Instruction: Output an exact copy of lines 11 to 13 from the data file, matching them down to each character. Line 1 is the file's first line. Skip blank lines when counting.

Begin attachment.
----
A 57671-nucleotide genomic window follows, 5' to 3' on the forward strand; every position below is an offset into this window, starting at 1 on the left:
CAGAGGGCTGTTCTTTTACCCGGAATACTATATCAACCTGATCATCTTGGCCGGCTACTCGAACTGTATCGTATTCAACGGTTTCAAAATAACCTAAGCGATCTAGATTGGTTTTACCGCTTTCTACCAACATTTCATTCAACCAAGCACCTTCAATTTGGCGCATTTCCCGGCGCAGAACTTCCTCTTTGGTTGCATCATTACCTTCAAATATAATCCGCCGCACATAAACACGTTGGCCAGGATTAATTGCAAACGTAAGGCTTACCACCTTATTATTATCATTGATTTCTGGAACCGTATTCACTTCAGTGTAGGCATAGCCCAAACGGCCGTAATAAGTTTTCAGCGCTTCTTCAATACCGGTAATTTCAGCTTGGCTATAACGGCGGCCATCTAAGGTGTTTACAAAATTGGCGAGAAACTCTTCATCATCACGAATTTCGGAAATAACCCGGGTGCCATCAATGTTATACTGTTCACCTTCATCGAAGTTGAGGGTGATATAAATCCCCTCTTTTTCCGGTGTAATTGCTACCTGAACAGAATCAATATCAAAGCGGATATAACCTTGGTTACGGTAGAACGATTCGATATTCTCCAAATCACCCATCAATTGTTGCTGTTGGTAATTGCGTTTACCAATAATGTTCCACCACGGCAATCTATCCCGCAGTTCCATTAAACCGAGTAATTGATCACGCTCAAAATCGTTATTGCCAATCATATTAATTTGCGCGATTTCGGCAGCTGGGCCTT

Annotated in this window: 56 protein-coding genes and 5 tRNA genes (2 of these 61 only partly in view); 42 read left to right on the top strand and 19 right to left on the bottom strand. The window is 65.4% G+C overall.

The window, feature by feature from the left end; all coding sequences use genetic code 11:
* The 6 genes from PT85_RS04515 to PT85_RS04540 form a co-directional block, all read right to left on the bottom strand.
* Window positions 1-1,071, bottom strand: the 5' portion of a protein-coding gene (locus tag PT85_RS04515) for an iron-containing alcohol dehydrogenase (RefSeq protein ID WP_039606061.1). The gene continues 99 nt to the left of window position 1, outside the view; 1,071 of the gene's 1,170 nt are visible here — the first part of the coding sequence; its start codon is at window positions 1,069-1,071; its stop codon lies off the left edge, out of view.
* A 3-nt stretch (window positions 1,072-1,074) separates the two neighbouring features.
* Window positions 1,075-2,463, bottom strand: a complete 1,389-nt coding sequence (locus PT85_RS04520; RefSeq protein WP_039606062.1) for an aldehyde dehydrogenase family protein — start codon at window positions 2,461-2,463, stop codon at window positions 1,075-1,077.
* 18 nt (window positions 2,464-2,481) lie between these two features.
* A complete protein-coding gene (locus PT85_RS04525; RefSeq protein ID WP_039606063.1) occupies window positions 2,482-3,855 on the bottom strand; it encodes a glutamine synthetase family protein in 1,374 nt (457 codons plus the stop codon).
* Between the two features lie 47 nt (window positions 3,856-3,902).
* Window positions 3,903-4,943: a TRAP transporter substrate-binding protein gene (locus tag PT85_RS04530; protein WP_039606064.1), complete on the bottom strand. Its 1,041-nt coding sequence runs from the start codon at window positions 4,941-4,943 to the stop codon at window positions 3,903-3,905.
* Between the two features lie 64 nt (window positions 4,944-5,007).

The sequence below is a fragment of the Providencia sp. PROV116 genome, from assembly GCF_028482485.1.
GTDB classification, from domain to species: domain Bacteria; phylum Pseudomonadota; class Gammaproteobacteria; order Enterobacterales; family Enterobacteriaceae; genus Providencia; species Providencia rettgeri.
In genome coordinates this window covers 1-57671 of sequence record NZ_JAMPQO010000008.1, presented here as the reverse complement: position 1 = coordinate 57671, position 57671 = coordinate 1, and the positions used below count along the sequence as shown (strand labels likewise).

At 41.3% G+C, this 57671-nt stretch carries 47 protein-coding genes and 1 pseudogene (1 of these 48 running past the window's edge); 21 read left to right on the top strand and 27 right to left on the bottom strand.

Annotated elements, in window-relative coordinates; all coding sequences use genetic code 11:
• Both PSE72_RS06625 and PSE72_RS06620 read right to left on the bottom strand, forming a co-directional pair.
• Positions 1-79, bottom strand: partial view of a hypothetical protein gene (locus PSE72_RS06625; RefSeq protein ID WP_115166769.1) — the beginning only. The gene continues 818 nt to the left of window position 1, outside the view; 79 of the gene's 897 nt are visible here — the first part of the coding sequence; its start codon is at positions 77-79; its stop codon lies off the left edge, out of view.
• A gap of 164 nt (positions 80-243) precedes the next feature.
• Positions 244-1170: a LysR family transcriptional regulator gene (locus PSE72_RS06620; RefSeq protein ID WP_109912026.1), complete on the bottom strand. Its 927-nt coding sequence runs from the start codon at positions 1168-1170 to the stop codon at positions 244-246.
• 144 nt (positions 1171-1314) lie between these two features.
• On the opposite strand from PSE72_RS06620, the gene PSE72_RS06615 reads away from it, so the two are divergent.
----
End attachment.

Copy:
* Between the two features lie 47 nt (window positions 3,856-3,902).
* Window positions 3,903-4,943: a TRAP transporter substrate-binding protein gene (locus tag PT85_RS04530; protein WP_039606064.1), complete on the bottom strand. Its 1,041-nt coding sequence runs from the start codon at window positions 4,941-4,943 to the stop codon at window positions 3,903-3,905.
* Between the two features lie 64 nt (window positions 4,944-5,007).